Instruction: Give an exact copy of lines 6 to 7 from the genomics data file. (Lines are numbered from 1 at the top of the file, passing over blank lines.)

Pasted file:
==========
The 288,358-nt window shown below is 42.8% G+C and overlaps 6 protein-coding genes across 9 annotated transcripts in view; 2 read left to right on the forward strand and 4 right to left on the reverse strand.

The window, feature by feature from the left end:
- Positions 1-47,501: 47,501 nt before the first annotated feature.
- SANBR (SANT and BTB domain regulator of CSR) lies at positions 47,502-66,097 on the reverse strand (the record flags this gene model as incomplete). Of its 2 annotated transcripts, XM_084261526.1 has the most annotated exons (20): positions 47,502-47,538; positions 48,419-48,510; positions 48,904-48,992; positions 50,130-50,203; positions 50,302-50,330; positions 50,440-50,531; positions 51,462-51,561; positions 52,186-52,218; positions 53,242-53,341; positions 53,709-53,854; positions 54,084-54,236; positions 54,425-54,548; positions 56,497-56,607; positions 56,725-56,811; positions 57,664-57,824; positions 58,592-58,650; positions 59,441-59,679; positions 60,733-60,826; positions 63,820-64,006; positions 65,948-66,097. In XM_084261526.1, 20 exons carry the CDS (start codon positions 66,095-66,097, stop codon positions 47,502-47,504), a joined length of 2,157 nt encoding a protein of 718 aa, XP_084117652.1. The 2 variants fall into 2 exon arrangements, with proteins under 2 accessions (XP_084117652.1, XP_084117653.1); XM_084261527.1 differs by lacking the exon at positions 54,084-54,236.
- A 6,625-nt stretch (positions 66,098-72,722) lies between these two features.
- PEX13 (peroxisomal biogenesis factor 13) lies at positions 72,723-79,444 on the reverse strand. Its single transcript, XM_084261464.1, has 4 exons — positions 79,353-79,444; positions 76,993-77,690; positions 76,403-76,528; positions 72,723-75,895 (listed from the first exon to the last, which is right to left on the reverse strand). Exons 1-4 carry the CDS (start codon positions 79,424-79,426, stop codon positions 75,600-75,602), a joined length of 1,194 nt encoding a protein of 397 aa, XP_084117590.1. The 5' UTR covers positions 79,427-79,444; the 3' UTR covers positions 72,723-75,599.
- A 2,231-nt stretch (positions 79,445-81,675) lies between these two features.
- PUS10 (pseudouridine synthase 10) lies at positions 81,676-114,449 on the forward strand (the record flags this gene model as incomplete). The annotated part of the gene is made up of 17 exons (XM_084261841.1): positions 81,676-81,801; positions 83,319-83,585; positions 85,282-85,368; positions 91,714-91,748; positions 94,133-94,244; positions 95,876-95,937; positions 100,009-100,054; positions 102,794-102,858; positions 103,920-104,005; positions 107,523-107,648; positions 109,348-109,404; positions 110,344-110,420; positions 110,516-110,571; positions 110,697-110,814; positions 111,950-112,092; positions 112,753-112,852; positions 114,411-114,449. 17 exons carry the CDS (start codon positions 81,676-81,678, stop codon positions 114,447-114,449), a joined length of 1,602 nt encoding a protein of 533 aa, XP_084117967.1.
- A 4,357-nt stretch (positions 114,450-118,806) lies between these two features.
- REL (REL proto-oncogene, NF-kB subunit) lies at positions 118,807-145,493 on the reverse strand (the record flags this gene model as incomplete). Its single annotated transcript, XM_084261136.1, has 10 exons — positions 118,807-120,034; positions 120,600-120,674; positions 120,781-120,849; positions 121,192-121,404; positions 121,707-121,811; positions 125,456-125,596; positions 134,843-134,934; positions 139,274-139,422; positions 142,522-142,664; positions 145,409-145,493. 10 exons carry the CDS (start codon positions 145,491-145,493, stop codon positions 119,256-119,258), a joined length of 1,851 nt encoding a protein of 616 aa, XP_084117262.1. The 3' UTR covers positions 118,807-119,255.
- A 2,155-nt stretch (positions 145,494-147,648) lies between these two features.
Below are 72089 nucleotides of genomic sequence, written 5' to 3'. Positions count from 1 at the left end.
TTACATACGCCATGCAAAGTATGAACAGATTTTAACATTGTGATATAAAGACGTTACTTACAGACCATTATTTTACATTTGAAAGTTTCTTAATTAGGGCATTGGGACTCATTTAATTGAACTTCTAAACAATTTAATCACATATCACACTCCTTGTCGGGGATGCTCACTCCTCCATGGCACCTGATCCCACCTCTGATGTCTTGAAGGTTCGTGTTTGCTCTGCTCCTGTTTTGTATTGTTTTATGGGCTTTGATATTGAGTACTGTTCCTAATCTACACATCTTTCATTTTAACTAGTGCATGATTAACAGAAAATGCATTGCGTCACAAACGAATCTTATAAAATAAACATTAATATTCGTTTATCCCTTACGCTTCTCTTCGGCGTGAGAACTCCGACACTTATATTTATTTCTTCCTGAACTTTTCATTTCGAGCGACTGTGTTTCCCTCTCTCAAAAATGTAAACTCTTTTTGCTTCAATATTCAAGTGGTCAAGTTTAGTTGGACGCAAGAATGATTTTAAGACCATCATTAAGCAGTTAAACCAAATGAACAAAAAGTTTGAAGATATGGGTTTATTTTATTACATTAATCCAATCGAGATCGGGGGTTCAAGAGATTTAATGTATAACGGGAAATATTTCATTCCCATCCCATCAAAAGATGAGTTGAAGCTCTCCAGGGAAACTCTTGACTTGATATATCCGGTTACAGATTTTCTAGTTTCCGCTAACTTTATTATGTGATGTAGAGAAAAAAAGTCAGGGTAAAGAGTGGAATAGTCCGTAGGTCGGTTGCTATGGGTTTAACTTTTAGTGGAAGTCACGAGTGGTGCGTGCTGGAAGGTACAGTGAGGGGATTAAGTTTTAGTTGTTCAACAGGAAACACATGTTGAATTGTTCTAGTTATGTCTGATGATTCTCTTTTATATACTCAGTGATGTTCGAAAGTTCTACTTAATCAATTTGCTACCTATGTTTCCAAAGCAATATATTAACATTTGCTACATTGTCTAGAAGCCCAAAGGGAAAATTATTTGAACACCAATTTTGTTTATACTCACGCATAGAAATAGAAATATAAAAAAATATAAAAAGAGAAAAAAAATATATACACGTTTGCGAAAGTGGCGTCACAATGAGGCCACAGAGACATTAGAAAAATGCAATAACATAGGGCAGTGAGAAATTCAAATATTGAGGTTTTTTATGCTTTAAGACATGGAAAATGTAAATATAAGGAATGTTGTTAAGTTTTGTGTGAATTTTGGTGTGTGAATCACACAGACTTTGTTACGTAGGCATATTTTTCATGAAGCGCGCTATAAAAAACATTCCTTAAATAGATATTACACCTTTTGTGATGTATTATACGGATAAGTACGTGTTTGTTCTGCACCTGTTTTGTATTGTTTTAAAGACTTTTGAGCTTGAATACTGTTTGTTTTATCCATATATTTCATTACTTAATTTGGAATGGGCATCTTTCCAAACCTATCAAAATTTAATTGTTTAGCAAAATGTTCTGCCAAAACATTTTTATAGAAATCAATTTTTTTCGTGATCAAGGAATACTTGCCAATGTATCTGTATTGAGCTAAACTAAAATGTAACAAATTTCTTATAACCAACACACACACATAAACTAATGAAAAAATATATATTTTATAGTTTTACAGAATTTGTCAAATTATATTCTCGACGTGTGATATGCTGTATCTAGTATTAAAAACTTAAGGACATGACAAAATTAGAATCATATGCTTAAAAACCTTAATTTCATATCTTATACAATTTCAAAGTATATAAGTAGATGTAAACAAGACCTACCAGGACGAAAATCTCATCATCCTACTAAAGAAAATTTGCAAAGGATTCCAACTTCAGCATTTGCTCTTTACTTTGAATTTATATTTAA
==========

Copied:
- PEX13 (peroxisomal biogenesis factor 13) lies at positions 72,723-79,444 on the reverse strand. Its single transcript, XM_084261464.1, has 4 exons — positions 79,353-79,444; positions 76,993-77,690; positions 76,403-76,528; positions 72,723-75,895 (listed from the first exon to the last, which is right to left on the reverse strand). Exons 1-4 carry the CDS (start codon positions 79,424-79,426, stop codon positions 75,600-75,602), a joined length of 1,194 nt encoding a protein of 397 aa, XP_084117590.1. The 5' UTR covers positions 79,427-79,444; the 3' UTR covers positions 72,723-75,599.
- A 2,231-nt stretch (positions 79,445-81,675) lies between these two features.